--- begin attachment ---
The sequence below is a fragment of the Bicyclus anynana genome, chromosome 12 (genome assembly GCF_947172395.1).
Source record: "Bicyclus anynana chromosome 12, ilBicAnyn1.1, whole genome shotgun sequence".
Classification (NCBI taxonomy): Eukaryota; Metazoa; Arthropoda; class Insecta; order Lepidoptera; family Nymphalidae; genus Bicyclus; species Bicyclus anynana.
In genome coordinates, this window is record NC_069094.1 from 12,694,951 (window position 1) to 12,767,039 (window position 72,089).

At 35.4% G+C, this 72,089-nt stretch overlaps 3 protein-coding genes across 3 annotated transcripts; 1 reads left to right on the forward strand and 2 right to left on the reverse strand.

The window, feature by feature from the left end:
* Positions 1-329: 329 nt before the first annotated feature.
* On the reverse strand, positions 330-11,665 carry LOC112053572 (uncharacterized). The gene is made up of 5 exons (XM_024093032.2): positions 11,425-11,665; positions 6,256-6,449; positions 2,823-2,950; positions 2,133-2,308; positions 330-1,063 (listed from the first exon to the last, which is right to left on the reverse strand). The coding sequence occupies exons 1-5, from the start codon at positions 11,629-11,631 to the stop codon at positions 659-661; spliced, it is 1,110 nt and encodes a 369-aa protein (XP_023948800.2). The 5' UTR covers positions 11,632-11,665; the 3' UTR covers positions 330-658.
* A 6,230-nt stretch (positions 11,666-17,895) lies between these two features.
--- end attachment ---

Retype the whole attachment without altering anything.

The sequence below is a fragment of the Bicyclus anynana genome, chromosome 12 (genome assembly GCF_947172395.1).
Source record: "Bicyclus anynana chromosome 12, ilBicAnyn1.1, whole genome shotgun sequence".
Classification (NCBI taxonomy): Eukaryota; Metazoa; Arthropoda; class Insecta; order Lepidoptera; family Nymphalidae; genus Bicyclus; species Bicyclus anynana.
In genome coordinates, this window is record NC_069094.1 from 12,694,951 (window position 1) to 12,767,039 (window position 72,089).

At 35.4% G+C, this 72,089-nt stretch overlaps 3 protein-coding genes across 3 annotated transcripts; 1 reads left to right on the forward strand and 2 right to left on the reverse strand.

The window, feature by feature from the left end:
* Positions 1-329: 329 nt before the first annotated feature.
* On the reverse strand, positions 330-11,665 carry LOC112053572 (uncharacterized). The gene is made up of 5 exons (XM_024093032.2): positions 11,425-11,665; positions 6,256-6,449; positions 2,823-2,950; positions 2,133-2,308; positions 330-1,063 (listed from the first exon to the last, which is right to left on the reverse strand). The coding sequence occupies exons 1-5, from the start codon at positions 11,629-11,631 to the stop codon at positions 659-661; spliced, it is 1,110 nt and encodes a 369-aa protein (XP_023948800.2). The 5' UTR covers positions 11,632-11,665; the 3' UTR covers positions 330-658.
* A 6,230-nt stretch (positions 11,666-17,895) lies between these two features.